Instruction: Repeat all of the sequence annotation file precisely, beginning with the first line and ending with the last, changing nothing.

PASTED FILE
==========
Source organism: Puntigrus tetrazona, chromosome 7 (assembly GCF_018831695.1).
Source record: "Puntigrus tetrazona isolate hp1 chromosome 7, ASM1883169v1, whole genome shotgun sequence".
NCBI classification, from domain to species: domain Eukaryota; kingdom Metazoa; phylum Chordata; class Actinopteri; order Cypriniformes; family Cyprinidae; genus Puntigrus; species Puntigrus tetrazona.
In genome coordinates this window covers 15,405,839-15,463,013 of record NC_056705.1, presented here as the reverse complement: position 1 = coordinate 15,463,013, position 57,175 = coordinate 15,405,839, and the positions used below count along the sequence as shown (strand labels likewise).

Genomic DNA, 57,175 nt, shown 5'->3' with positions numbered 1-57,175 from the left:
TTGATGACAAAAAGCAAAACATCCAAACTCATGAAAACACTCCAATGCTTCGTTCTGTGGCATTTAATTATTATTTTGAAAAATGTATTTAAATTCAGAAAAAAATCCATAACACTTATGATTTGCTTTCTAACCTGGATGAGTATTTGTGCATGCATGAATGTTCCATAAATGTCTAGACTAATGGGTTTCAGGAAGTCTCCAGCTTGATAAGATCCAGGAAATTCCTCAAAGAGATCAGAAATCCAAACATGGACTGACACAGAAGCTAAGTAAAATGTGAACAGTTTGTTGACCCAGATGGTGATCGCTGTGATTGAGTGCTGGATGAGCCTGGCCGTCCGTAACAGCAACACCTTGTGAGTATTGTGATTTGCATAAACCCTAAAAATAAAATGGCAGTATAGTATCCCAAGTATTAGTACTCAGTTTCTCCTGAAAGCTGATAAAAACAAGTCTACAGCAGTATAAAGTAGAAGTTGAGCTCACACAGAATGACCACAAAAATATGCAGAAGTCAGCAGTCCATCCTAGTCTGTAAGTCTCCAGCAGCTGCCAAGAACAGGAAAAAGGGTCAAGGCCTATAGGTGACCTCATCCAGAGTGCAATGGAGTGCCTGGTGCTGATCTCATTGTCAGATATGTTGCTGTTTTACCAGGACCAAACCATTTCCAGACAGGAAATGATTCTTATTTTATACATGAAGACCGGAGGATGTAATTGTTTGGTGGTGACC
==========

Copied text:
Source organism: Puntigrus tetrazona, chromosome 7 (assembly GCF_018831695.1).
Source record: "Puntigrus tetrazona isolate hp1 chromosome 7, ASM1883169v1, whole genome shotgun sequence".
NCBI classification, from domain to species: domain Eukaryota; kingdom Metazoa; phylum Chordata; class Actinopteri; order Cypriniformes; family Cyprinidae; genus Puntigrus; species Puntigrus tetrazona.
In genome coordinates this window covers 15,405,839-15,463,013 of record NC_056705.1, presented here as the reverse complement: position 1 = coordinate 15,463,013, position 57,175 = coordinate 15,405,839, and the positions used below count along the sequence as shown (strand labels likewise).

Genomic DNA, 57,175 nt, shown 5'->3' with positions numbered 1-57,175 from the left:
TTGATGACAAAAAGCAAAACATCCAAACTCATGAAAACACTCCAATGCTTCGTTCTGTGGCATTTAATTATTATTTTGAAAAATGTATTTAAATTCAGAAAAAAATCCATAACACTTATGATTTGCTTTCTAACCTGGATGAGTATTTGTGCATGCATGAATGTTCCATAAATGTCTAGACTAATGGGTTTCAGGAAGTCTCCAGCTTGATAAGATCCAGGAAATTCCTCAAAGAGATCAGAAATCCAAACATGGACTGACACAGAAGCTAAGTAAAATGTGAACAGTTTGTTGACCCAGATGGTGATCGCTGTGATTGAGTGCTGGATGAGCCTGGCCGTCCGTAACAGCAACACCTTGTGAGTATTGTGATTTGCATAAACCCTAAAAATAAAATGGCAGTATAGTATCCCAAGTATTAGTACTCAGTTTCTCCTGAAAGCTGATAAAAACAAGTCTACAGCAGTATAAAGTAGAAGTTGAGCTCACACAGAATGACCACAAAAATATGCAGAAGTCAGCAGTCCATCCTAGTCTGTAAGTCTCCAGCAGCTGCCAAGAACAGGAAAAAGGGTCAAGGCCTATAGGTGACCTCATCCAGAGTGCAATGGAGTGCCTGGTGCTGATCTCATTGTCAGATATGTTGCTGTTTTACCAGGACCAAACCATTTCCAGACAGGAAATGATTCTTATTTTATACATGAAGACCGGAGGATGTAATTGTTTGGTGGTGACC